Monitor the time spent on each page Website traffic is great. But just because you have high traffic, you can’t assume that your visitors are engaged with your content. People could have your page open, but they’re spending time browsing another tab on a different site. So to help you more accurately measure how long each visitor spends on a page, you should also track their scroll depth. This measures how far down the page people are scrolling. It’s safe to say that if visitors are spending time on a page and they are working their way to the bottom of the screen by scrolling, then they are engaged with your content. Just because someone clicked a share button, it doesn’t mean that they were engaged with the content. As we’ve said earlier, visiting your website alone isn’t enough to say that a visitor is engaged. But comments are a better way to measure how engaged people are. What analytics does your brand use to measure the engagement of your content?
Keep your audience engaged. Engage with your customers. Track engagement.
I’m sure you’ve heard all of this before, but what does it actually mean? It’s impossible for marketers to create engaging content without fully understanding what it is.
Clicks. Shares. Comments. Traffic. Conversions.
What counts as engagement? Well, for starters, it will depend on a few different factors. There are multiple actions that can fall within the engagement definition.
There’s a difference between the type of engagement you’ll see on your website compared to your social media pages. These numbers will look different for your email campaigns as well.
It all boils down to this. Engagement isn’t just one thing or one number. It’s a combination of factors.
With that said, marketing experts agree that creating more engaging content is a high priority for their businesses.
You need to prioritize this as well.
Fortunately, you’ve come to the right place. I can provide you with the tips, tools, and resources that you’ll need to achieve your engagement goals.
In this guide, I’ll thoroughly explain different types of engagement and how you can measure them. Once you learn how to track and manage your engagement, it will be easier for you to influence your customers.
Let’s dive in.
Monitor the time spent on each page
Website traffic is great. But just because you have high traffic, you can’t assume that your visitors are engaged with your content.
If people are only spending a few seconds on your pages, it’s safe to say that they’re not engaged. But the longer they spend on a page, the greater the chances are that they are consuming and engaging with your content.
Of course, it’s impossible to tell if someone is actually engaged just by how long they spend on the screen. For example, think about your own web browsing habits.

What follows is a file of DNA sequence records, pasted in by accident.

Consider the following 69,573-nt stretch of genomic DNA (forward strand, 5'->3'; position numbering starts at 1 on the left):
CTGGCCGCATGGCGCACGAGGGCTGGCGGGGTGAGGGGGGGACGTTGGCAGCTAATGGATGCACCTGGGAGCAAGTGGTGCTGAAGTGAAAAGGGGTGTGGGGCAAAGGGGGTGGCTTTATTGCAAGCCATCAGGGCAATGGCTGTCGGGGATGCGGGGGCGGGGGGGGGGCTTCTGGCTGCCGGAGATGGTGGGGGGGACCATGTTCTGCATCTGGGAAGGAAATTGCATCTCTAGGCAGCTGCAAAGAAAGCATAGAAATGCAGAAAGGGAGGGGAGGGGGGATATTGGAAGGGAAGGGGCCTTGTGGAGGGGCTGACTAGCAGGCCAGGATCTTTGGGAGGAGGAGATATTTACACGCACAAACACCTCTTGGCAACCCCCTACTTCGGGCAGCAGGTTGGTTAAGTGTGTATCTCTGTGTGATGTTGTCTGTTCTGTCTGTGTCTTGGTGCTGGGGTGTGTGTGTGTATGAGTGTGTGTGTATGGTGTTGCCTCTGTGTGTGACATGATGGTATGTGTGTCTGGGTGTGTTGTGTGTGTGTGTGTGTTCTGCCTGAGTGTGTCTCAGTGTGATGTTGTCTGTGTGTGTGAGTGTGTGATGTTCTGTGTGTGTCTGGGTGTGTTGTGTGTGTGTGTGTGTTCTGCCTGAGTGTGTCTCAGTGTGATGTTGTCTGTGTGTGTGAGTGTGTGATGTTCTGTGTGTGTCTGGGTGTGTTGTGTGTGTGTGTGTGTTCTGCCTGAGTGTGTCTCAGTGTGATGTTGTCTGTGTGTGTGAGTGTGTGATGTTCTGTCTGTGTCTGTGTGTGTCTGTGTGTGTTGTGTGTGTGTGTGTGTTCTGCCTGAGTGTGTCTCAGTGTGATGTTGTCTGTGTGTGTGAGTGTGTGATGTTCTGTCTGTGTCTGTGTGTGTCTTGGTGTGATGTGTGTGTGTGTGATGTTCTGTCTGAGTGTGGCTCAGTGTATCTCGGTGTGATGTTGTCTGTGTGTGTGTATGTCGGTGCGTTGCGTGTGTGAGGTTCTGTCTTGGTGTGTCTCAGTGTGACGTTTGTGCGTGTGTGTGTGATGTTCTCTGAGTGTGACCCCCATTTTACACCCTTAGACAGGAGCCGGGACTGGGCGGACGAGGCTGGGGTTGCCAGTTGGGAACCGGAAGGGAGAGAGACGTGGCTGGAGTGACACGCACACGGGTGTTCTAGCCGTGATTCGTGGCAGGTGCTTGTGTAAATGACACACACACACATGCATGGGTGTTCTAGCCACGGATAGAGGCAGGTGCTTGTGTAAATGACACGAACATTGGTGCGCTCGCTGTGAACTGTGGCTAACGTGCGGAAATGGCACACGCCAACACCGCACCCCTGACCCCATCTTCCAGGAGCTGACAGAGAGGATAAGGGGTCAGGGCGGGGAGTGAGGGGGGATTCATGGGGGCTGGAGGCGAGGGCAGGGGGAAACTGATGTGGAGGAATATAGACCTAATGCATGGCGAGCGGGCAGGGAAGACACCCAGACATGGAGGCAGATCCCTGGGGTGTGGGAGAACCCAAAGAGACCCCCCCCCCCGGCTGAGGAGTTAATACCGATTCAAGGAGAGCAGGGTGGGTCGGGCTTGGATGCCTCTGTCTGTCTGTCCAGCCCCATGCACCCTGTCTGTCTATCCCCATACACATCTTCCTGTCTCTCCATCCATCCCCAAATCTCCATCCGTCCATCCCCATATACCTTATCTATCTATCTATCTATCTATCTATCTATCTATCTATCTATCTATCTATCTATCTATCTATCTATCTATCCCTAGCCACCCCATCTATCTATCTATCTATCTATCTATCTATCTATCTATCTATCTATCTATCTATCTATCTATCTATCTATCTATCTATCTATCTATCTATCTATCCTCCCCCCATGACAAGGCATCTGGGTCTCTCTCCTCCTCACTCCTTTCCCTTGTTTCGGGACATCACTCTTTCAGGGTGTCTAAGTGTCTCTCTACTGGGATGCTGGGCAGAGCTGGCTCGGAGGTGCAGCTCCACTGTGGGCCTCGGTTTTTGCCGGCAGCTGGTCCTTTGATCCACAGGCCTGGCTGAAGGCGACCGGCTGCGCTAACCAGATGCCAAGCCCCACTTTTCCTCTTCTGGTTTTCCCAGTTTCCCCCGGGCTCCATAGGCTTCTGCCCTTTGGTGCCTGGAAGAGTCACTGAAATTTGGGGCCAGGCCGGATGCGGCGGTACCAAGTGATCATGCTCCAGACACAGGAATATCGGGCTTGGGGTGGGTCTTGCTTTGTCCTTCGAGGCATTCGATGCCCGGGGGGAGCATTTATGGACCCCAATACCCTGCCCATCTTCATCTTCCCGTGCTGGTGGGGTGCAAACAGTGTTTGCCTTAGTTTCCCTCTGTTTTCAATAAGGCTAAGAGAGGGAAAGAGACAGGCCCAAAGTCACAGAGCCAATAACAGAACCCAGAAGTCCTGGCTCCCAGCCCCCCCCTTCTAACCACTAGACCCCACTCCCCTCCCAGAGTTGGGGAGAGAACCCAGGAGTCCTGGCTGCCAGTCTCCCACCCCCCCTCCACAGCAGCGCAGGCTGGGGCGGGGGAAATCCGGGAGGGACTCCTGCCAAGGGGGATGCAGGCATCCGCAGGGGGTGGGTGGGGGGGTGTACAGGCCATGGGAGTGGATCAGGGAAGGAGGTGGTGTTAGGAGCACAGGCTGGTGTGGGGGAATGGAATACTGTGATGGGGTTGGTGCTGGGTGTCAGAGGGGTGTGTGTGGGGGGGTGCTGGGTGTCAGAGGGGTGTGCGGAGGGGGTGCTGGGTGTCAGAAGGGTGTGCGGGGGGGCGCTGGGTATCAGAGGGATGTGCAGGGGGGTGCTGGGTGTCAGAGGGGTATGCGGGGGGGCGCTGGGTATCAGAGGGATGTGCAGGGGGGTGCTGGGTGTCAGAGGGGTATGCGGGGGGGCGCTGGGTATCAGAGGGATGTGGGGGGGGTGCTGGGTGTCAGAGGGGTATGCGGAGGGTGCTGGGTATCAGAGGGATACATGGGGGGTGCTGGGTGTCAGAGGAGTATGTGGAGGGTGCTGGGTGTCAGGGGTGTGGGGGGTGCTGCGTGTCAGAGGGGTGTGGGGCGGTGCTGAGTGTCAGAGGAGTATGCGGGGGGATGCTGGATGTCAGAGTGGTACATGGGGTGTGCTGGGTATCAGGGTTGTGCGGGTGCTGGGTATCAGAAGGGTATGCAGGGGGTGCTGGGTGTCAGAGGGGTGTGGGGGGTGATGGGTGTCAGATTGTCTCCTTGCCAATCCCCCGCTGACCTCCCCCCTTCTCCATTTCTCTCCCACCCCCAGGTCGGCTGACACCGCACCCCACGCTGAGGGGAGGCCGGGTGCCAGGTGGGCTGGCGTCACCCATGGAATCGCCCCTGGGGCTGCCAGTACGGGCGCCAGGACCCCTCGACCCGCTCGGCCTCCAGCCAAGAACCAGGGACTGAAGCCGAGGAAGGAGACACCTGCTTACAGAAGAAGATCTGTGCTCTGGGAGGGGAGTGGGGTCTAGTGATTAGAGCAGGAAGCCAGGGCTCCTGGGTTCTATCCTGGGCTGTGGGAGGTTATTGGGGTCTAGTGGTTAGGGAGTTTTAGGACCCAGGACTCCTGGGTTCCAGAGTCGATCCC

You may leave a browser open while you’re on the phone, texting, or just doing something else. Maybe you’re just mindlessly staring at the screen.
How many tabs do you have open right now? People could have your page open, but they’re spending time browsing another tab on a different site.
Not everyone visits a page, consumes content, and then exits. So the results of the time on the page may be slightly skewed.
So to help you more accurately measure how long each visitor spends on a page, you should also track their scroll depth. This measures how far down the page people are scrolling.
You can use the scroll map feature on Crazy Egg to track your scroll depth.
There are also WordPress plugins that can be installed to monitor these numbers.
You’ve just got to make sure that you’re running Google Analytics for this plugin to work properly.
Sure, measuring the scroll depth isn’t a perfect system either. Technically, someone could visit your site and scroll the bottom of the page in a few seconds before leaving without consuming any content. But this is probably an unlikely scenario.
It’s safe to say that if visitors are spending time on a page and they are working their way to the bottom of the screen by scrolling, then they are engaged with your content.
The time on page and scroll depth will vary based on the content of each page. For example, visitors should have a deeper scroll depth and longer time spent on a page if it’s a 3,000-word blog. But simple pages with few words and images won’t be as long.
You’ll need to keep all of this in mind when you’re measuring the results.
Comments are more important than shares and likes
As I’m sure you know, I do quite a bit of consulting with businesses. When we discuss engagement, their marketing teams are quick to talk about how many likes and shares they are getting on social media.
Don’t get me wrong, getting people to share your posts is great. User-generated content is basically free promotion for your brand.
Let’s say you share a blog post or video on Facebook. If your followers share it, then you’re getting exposure to a wider audience without having to do any extra work.
So you should always do whatever you can to promote sharing. Include social sharing icons on your website. You can even say things outright like, “Please share this with your friends.”
But with that said, high share rates don’t necessarily translate to high engagement.
In fact, research shows that there isn’t a high correlation between reading time and social sharing.
As you can see from the graph, the high read time doesn’t translate to shares. Just because someone clicked a share button, it…